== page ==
Gas chromatography (usually just called “GC”) can be extremely precise. The technique has been used for decades and thousands of publications attest to the reliability of GC to detect and quantify chemicals. On a GC chromatograph of toxaphene, (the printed record of the analysis) each of the nearly 200 isomers appears in a series of “peaks” on a graph. From the width and height of the triangle-shaped peak the amount of the isomer can be calculated. From its position (early to late) on the graph the amount of chlorine in the isomer can also be inferred. The EPA has established methods for collecting, extracting, and measuring chemicals by GC. Each method is a set of rules that are followed so that all laboratories get the same result regardless of who performs the test. For PCC the main method is 8080. However, the EPA in Region 4 uses a non-standard variation of method 8080 for PCC in Georgia. In contrast to the standard EPA method for PCC, Region 4 EPA uses a method that bases cleanup decisions using only the commercial grade of toxaphene sold by the plant 20 years ago. Although toxaphene has not been made or sold at the facility since the 1970’s, and numerous studies indicate environmental PCC is substantially different from commercial toxaphene, EPA Region 4 has insisted on using the old toxaphene standard. The modified method, the so called “toxaphene-task force” methodology, allows the technician performing the test to override EPA guidelines on complex mixtures and choose only a few of the isomers in the late portion of the chromatograph. Since methods are designed to eliminate bias, subjective peak picking for toxaphene analysis raises questions of accuracy. “Bias” is the term used by scientists to define conditions that lead to erroneous results. Bias can cause both false positives-- a detection of toxaphene when it is not present, or false negatives—failure to detect toxaphene when it is there. The consequence of a false positive bias is Hercules may have to perform a cleanup when it is unnecessary. The consequence of a false negative is that toxaphene is illegally left in the environment. 

   The Agency for Toxic Substances and Disease Registry subjected a 1997 Toxaphene Task Force (TTF) analysis to a third-party independent audit. That review found six instances of under-reporting where the TTF method failed to detect the correct concentration of toxaphene, and one instance of a potential false-positive where the toxaphene was reported at a higher concentration than actually present (Tables 1-5 of the Appendix E).  There are 57 total samples reported in these tables, 7 incorrect samples represents an error rate of greater than 12%, a very high rate of incorrect conclusions. The ATSDR report also noted that toxaphene standards were under-quantified by the Toxaphene Task Force methodology. In Appendix D of the report, ATSDR noted that a commercial toxaphene standard was correctly assayed using the EPA’s Total Peak Area method, but was not correct with the TTF method. A 5 Part-Per-Million standard was read as 5.19 PPM using total area analysis, but the same 5 PPM standard was read as 1.42 PPM using the combined peak areas of seven components in the late half of the chromatogram (the Toxaphene Task Force method). Generally, analytical chemists prefer at least a 95% confidence level in quantification. Therefore, values in the range of 4.75 to 5.25 PPM are within the calibration standard. The 3.5-fold under-quantification using TTF methodology is not acceptable, and indicates the TTF method is not scientifically reliable.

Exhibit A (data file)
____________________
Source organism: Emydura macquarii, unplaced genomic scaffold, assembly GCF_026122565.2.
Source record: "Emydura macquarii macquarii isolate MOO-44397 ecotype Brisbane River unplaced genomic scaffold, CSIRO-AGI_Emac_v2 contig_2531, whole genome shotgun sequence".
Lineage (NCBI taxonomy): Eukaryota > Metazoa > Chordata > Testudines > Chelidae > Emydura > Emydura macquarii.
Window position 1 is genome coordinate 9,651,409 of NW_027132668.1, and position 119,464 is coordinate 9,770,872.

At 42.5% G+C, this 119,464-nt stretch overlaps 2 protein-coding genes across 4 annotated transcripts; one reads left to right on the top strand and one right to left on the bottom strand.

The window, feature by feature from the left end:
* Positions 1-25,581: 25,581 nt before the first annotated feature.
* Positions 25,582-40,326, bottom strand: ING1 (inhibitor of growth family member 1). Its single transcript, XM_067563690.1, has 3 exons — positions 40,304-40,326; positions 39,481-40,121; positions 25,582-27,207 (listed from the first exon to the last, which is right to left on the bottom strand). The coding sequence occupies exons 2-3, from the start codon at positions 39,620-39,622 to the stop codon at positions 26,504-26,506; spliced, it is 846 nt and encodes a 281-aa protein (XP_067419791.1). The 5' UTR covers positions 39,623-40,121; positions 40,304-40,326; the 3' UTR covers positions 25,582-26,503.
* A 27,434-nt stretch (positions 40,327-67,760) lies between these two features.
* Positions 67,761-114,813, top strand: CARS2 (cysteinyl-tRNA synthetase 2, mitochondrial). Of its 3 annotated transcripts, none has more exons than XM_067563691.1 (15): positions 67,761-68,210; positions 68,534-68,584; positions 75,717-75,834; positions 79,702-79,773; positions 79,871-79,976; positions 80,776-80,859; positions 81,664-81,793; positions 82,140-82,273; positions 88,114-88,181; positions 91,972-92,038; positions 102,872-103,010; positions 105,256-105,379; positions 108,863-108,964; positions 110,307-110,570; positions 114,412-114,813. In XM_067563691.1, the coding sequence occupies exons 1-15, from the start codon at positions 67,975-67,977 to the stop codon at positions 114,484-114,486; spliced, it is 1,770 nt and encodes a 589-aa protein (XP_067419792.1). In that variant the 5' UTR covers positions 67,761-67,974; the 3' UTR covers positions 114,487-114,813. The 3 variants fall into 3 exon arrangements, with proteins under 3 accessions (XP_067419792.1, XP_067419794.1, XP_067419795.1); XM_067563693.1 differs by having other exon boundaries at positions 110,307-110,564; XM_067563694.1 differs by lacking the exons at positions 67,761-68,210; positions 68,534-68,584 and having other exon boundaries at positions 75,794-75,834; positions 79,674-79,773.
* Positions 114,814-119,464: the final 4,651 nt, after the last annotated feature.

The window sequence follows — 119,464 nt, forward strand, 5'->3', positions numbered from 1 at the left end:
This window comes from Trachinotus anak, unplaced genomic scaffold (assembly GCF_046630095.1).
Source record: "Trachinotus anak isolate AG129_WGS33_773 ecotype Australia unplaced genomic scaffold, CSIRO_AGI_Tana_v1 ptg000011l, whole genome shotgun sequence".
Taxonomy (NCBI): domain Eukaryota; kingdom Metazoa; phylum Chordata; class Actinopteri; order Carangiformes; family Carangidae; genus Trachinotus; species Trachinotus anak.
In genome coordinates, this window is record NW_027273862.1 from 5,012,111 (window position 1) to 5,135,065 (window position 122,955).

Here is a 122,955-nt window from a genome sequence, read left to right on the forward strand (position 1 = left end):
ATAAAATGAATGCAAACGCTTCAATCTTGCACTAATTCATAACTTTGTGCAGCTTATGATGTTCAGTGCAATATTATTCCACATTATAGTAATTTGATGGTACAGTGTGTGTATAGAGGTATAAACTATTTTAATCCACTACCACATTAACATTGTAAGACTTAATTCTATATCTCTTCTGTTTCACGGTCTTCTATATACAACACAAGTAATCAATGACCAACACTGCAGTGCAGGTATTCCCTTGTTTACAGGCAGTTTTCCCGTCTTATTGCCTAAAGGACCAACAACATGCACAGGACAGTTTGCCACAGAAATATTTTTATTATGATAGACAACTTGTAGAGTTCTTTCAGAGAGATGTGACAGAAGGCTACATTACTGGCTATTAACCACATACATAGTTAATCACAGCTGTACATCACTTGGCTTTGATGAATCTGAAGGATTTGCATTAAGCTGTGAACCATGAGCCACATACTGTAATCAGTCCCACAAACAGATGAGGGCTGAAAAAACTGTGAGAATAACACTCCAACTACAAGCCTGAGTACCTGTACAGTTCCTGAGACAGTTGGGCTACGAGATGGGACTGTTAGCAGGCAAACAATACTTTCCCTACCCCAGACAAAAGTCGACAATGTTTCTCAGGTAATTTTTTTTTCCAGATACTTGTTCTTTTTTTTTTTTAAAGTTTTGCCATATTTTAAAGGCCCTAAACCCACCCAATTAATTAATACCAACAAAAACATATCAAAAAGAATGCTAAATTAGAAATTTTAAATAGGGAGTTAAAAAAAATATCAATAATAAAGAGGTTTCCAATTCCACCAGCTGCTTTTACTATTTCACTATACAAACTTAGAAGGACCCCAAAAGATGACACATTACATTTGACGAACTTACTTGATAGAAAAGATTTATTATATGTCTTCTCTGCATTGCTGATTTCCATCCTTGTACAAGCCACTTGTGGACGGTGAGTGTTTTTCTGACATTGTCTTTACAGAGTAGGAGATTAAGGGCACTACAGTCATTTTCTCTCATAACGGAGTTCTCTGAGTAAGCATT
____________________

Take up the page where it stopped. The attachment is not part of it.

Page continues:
The ATSDR PHA review also provided a number of recommendations related to measurement of PCC in fish tissue. First and foremost the ATSDR report stated that gas chromatography with electron capture detection (GC-ECD), the basis for the Toxaphene Task Force method, is “¼not the most accurate and conclusive method” for monitoring PCC. The author of the study suggested several other techniques would have a greater likelihood of providing unbiased PCC data. Secondly, if the GC-ECD method is used, the study’s authors recommended using “¼as many single peak areas as possible¼” in the chromatograph, as opposed to the bias introduce by selecting certain peaks in the late half of the chromatograph, as in the TTF method. Note also, this recommendation is different from EPA’s “total peak area” methodology. It is a case for using all clearly found isomers, rather than all material that elutes (Total Peak Area method), or some subjectively chosen isomers (TTF method). The study’s authors also had several recommendations related to sample and standard treatment, and use of other techniques to measure toxaphene.

   Conclusions

   The ATSDR Public Health Assessment concluded the Toxaphene Task Force method used by Region 4 EPA produces false-negative sample analyses. The consequence of these false-negative readings is that some marsh areas may be unsafe and require cleanup, but are missed with the Region 4 modification of EPA’s standard method.

   This area of toxaphene analysis has long been controversial. This study shows the value of a third-party (not Hercules and not EPA) review of the testing methods. The Toxaphene Task Force methodology should be abandoned and ATSDR’s recommendations on testing should be adopted immediately. Previous studies should be reanalyzed, or resampled, to accurately determine PCC presence in Terry Creek.

   Written by R. Kevin Pegg, Ph.D.; edited by Dr. Mary S. Saunders. Copies of the newsletter are available from the GEC, at the Glynn County library, or at

   www.enviro-issues.net on the Internet.

"This project has been funded wholly or partly by the U.S. Environmental Protection Agency under Assistance Agreement Number 1984482-98-0 to The Glynn Environmental Coalition, Inc. The contents of this document do not necessarily reflect the views and policies of the U.S. Environmental Protection agency, nor does mention of trade names or commercial products constitute endorsement or recommendation for use."